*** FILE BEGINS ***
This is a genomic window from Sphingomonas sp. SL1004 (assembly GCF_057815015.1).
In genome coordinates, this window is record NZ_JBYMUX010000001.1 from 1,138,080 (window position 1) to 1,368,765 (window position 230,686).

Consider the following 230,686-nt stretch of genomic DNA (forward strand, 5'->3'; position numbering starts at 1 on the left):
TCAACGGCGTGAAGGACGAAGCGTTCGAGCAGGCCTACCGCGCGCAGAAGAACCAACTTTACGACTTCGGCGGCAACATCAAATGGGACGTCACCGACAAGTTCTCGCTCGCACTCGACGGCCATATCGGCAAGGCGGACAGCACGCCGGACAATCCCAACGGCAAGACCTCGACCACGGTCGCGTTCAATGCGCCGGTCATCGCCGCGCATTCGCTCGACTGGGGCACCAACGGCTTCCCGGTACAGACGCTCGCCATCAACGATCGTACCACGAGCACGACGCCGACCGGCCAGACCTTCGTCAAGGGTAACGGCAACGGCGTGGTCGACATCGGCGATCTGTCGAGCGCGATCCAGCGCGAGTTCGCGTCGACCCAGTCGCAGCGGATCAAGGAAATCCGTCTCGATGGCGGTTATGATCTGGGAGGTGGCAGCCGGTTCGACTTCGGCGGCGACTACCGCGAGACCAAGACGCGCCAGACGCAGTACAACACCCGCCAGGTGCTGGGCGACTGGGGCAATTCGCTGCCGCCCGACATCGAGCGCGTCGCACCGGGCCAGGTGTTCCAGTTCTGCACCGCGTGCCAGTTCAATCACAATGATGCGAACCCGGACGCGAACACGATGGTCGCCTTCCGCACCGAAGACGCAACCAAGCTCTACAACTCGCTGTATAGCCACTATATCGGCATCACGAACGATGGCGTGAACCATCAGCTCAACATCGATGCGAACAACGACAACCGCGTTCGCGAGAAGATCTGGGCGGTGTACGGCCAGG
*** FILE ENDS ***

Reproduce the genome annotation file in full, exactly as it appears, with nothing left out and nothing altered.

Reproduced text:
This is a genomic window from Sphingomonas sp. SL1004 (assembly GCF_057815015.1).
In genome coordinates, this window is record NZ_JBYMUX010000001.1 from 1,138,080 (window position 1) to 1,368,765 (window position 230,686).

Consider the following 230,686-nt stretch of genomic DNA (forward strand, 5'->3'; position numbering starts at 1 on the left):
TCAACGGCGTGAAGGACGAAGCGTTCGAGCAGGCCTACCGCGCGCAGAAGAACCAACTTTACGACTTCGGCGGCAACATCAAATGGGACGTCACCGACAAGTTCTCGCTCGCACTCGACGGCCATATCGGCAAGGCGGACAGCACGCCGGACAATCCCAACGGCAAGACCTCGACCACGGTCGCGTTCAATGCGCCGGTCATCGCCGCGCATTCGCTCGACTGGGGCACCAACGGCTTCCCGGTACAGACGCTCGCCATCAACGATCGTACCACGAGCACGACGCCGACCGGCCAGACCTTCGTCAAGGGTAACGGCAACGGCGTGGTCGACATCGGCGATCTGTCGAGCGCGATCCAGCGCGAGTTCGCGTCGACCCAGTCGCAGCGGATCAAGGAAATCCGTCTCGATGGCGGTTATGATCTGGGAGGTGGCAGCCGGTTCGACTTCGGCGGCGACTACCGCGAGACCAAGACGCGCCAGACGCAGTACAACACCCGCCAGGTGCTGGGCGACTGGGGCAATTCGCTGCCGCCCGACATCGAGCGCGTCGCACCGGGCCAGGTGTTCCAGTTCTGCACCGCGTGCCAGTTCAATCACAATGATGCGAACCCGGACGCGAACACGATGGTCGCCTTCCGCACCGAAGACGCAACCAAGCTCTACAACTCGCTGTATAGCCACTATATCGGCATCACGAACGATGGCGTGAACCATCAGCTCAACATCGATGCGAACAACGACAACCGCGTTCGCGAGAAGATCTGGGCGGTGTACGGCCAGG